Two cheers for the dematerialising economy
If past trends continue, the world’s gross domestic product will be about twice as big by 2040 as it is today. That’s the sort of growth rate that translates to 30-fold growth over a century, or by a factor of a thousand over two centuries. Is that miraculous, or apocalyptic? In itself, neither. GDP is a synthetic statistic, invented to help us put a measuring rod up against the ordinary business of life. It measures neither the energy and resource consumption that might worry us, nor the things that really lead to human flourishing.
That disconnection from what matters might be a problem if politicians strove to maximise GDP, but they don’t — otherwise they would have hesitated before imposing austerity in the face of a financial crisis, launching trade wars or getting Brexit done. Economic policymaking has flaws, but an obsession with GDP is not one of them.
Nevertheless the exponential expansion of GDP is indirectly important, because GDP growth is correlated with things that do matter, good and bad. Economic growth has long been associated with unsustainable activities such as carbon dioxide emissions and the consumption of metals and minerals.
But GDP growth is also correlated with the good things in life: in the short run, an economy that is creating jobs; in the long run, more important things. GDP per capita is highly correlated with indicators such as the Social Progress Index. The SPI summarises a wide range of indicators from access to food, shelter, health and education to vital freedoms of choice and from discrimination. All the leading countries in the Social Progress database are rich. All the strugglers are desperately poor.
So the prospect of a doubling of world GDP matters, not for its own sake, but for what it implies — an expansion of human flourishing, and the risk of environmental disaster. So here’s the good news: we might be able to enjoy all the good stuff while avoiding the unsustainable environmental impact. The link between economic activity and the use of material resources is not as obvious as one might think. There are several reasons for this.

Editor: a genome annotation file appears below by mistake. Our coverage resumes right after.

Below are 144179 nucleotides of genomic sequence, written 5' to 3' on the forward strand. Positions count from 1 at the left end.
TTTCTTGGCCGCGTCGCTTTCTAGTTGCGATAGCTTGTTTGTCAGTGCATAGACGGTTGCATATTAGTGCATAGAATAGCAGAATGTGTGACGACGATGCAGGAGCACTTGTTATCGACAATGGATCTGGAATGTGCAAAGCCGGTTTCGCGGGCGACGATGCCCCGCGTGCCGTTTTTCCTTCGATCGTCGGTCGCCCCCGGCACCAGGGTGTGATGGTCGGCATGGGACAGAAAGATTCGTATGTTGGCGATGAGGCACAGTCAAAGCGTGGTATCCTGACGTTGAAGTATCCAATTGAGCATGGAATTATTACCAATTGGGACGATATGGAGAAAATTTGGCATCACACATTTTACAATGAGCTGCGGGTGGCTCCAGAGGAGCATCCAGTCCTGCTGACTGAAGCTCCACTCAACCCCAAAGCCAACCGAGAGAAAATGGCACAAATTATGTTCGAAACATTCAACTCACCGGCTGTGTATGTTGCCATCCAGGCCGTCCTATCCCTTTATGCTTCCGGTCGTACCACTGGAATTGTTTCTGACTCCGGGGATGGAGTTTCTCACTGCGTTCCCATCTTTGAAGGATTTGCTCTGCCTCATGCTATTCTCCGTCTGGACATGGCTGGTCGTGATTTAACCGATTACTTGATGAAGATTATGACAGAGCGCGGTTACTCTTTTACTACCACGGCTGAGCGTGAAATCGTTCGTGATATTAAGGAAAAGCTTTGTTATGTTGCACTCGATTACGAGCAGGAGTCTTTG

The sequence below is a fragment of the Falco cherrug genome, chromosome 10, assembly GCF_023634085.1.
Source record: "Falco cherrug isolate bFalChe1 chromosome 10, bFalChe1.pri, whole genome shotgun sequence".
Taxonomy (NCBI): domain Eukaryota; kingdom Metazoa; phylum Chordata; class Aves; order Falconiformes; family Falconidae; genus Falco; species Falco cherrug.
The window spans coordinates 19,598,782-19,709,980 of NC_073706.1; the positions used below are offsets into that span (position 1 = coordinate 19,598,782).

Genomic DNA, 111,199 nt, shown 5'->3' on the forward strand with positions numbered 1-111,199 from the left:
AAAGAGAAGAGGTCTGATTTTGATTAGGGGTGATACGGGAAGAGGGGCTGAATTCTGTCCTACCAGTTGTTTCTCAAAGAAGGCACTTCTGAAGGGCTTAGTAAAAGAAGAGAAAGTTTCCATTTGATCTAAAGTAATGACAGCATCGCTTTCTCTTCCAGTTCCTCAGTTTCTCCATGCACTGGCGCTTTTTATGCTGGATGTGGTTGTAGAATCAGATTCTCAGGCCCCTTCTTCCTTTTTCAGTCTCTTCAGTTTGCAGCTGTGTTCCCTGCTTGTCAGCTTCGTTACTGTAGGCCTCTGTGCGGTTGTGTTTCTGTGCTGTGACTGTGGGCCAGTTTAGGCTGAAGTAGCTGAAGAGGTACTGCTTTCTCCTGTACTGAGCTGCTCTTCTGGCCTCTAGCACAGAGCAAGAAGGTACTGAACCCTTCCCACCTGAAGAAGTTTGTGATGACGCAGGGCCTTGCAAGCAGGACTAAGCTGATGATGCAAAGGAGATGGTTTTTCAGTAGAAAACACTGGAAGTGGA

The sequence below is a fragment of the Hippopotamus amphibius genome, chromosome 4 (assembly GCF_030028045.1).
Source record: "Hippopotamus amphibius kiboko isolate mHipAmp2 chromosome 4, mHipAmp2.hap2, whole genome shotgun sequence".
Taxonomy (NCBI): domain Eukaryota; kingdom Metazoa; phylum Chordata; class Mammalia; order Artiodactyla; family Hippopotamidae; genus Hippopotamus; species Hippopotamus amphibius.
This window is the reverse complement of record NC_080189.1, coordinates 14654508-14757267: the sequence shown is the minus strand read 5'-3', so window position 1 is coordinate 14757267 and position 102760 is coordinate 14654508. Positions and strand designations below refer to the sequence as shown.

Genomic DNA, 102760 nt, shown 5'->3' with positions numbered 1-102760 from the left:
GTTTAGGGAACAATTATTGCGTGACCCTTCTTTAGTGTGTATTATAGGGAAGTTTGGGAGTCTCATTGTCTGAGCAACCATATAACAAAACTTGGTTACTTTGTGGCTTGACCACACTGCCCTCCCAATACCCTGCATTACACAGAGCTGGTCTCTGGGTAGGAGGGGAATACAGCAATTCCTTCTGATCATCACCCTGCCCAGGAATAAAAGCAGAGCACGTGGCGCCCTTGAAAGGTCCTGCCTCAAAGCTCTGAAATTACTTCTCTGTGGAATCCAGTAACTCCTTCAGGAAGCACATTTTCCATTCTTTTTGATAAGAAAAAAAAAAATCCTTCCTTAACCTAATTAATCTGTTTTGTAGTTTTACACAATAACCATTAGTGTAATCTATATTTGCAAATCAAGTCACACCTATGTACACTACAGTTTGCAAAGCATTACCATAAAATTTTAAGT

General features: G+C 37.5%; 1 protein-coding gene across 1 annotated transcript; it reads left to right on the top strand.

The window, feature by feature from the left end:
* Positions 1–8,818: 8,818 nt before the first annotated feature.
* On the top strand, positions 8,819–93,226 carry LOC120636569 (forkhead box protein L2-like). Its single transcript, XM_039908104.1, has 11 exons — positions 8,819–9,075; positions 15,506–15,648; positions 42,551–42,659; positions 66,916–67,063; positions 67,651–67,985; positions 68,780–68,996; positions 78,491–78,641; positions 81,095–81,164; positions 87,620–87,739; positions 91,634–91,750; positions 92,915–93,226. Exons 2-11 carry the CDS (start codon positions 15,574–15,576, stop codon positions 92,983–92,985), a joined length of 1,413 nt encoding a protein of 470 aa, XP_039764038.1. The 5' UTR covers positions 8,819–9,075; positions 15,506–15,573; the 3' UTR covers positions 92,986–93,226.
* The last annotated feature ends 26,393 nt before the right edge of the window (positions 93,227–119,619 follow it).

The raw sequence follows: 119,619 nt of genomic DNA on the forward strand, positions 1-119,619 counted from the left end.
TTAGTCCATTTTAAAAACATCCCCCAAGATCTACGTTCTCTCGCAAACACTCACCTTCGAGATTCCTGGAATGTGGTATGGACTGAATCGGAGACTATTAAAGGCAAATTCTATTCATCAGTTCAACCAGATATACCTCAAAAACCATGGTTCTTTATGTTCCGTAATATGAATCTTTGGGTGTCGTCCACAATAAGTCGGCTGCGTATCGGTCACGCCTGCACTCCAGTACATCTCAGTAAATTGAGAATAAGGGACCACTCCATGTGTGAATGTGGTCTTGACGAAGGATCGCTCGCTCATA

The first is that for all our seemingly insatiable desires, sometimes enough is enough. If you live in a cold house for lack of money, a pay rise lets you take off the extra cardigan and turn up the radiators. But if you win the lottery, you are not going to celebrate by roasting yourself alive.
The second is that, while free enterprise may care little for the planet, it is always on the lookout for ways to save money. As long as energy, land and materials remain costly, we’ll develop ways to use less. Aluminium beer cans weighed 85 grammes when introduced in the late 1950s. They now weigh less than 13 grammes.
The third reason is a switch to digital products — a fact highlighted back in 1997 by Diane Coyle in her book The Weightless World [pdf]. The trend has only continued since then. My music collection used to require a wall full of shelves. It is now on a network drive the size of a large hardback book. My phone contains the equivalent of a rucksack full of equipment.
Dematerialisation is not automatic, of course. As Vaclav Smil calculates in his new book, Growth, US houses are more than twice as large today as in 1950. The US’s bestselling vehicle in 2018, the Ford F-150, weighs almost four times as much as 1908’s bestseller, the Model T. Let’s not even talk about the number of cars; Mr Smil reckons the global mass of automobiles sold has increased 2,500-fold over the past century.
Still, there is reason for hope. Chris Goodall’s research paper “Peak Stuff” concluded that, in the UK, “both the weight of goods entering the economy and the amounts finally ending up as waste probably began to fall from sometime between 2001 and 2003”. That figure includes the impact of imported goods.
In the US, Jesse Ausubel’s article “The Return of Nature” found falling consumption of commodities such as iron ore, aluminium, copper, steel, and paper and many others. Agricultural land has become so productive that some of it is being allowed to return to nature.
In the EU, carbon dioxide emissions fell 22 per cent between 1990 and 2017, despite the economy growing by 58 per cent. Only some of this fall is explained by the offshoring of production. (For a good summary of all this research, try Andrew McAfee’s book More From Less.)
Can we, then, relax? No. To pick a single obvious problem, global carbon dioxide emissions may be rising more slowly than GDP — but they are rising nevertheless, and they need to fall rapidly. Yet the fact that dematerialisation is occurring is heartening. We all know what the basic policies are that would tilt the playing field in favour of smaller, lighter, lower-emission products and activities. Adopting those policies means we might actually be able to save the planet, preserve human needs, rights and freedoms — and still have plenty of fun into the bargain.
Written for and first published in the Financial Times on 10 January 2020.